I've been inspired to have another go at using Mstn Constraints and Parametric modeling.

As mentioned elsewhere, Revit can be a bit too reliant on Work and Reference planes when it comes to modeling. Setting up all those 'constraints' geometry then binding the primary geometry to the reference planes can be a bit much. Using a Revit toilet cubicle example, I thought that I would try to replicate the design in OBD U9.2 (Mstn 16.3).

I have to say, I ran into all kinds of problems trying to use 3d Constraints to position elements parametrically with respect to each other. So, I went back to setting up some 2d construction geometry that I would constrain first. This is similar to the old DDD workflow.

1. Place two Lines so that they intersect each other, the use the 2d Coincident Constraint to constrain a 3d solid to both Lines. The result is not very useful. Moving the any of the Lines is blocked. And you will can not move the Cylinder to follow the lines. Moving the Cylinder does move the constrained lines. So, not the bi-directional constraints solving behaviour you would expect. Doesn't matter if you pick the Lines or the Cylinder first. BTW: the Cylinder is intended to replicate the cubicle partition supports in the Revit vid above.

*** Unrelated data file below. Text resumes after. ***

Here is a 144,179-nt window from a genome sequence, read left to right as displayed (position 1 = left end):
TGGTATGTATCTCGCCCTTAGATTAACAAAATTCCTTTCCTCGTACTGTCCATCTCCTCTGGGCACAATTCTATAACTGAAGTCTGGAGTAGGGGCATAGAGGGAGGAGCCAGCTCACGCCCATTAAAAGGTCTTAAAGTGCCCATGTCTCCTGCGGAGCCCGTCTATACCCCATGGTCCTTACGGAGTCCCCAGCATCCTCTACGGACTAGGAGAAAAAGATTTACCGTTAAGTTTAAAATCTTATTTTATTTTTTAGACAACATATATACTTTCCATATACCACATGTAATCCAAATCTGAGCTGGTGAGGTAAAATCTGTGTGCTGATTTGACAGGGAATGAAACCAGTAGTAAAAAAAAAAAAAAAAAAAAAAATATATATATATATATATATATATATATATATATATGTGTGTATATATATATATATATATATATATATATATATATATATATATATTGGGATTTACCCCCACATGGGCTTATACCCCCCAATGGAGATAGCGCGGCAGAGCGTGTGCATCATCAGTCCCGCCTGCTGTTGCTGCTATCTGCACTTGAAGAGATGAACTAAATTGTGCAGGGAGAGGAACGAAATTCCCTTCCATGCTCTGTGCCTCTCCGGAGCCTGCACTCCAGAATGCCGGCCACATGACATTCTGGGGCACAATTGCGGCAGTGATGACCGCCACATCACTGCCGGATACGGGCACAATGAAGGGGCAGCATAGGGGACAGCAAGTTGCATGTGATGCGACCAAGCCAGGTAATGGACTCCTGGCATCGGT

2. Redo the steps but instead constrain a 2d Circle to the lines. Flexing either the Circle or the Lines work as expect. The geometry moves around to preserve the coincident relationships. Bravo!

Now, you can constrain concentric the 3d Cylinder to the 2d Circle which is constrained to Lines. And move any of the four elements around and the Constraints work as expected.

Why?

It would be good if Bentley could publish some info on how the constraints work with each other and when both 2d and 3d elements are involved. Most users would not expect to have to use a 2d 'go between' to control a 3d element. Is there a priority list involved? Is the solver looking to solve 2d to 2d constraints first? And if it finds a 3d element in the solving set it moves to a 3d first or only behaviour?

It would be good to know. At the moment Revit is winning when it comes to ease of use.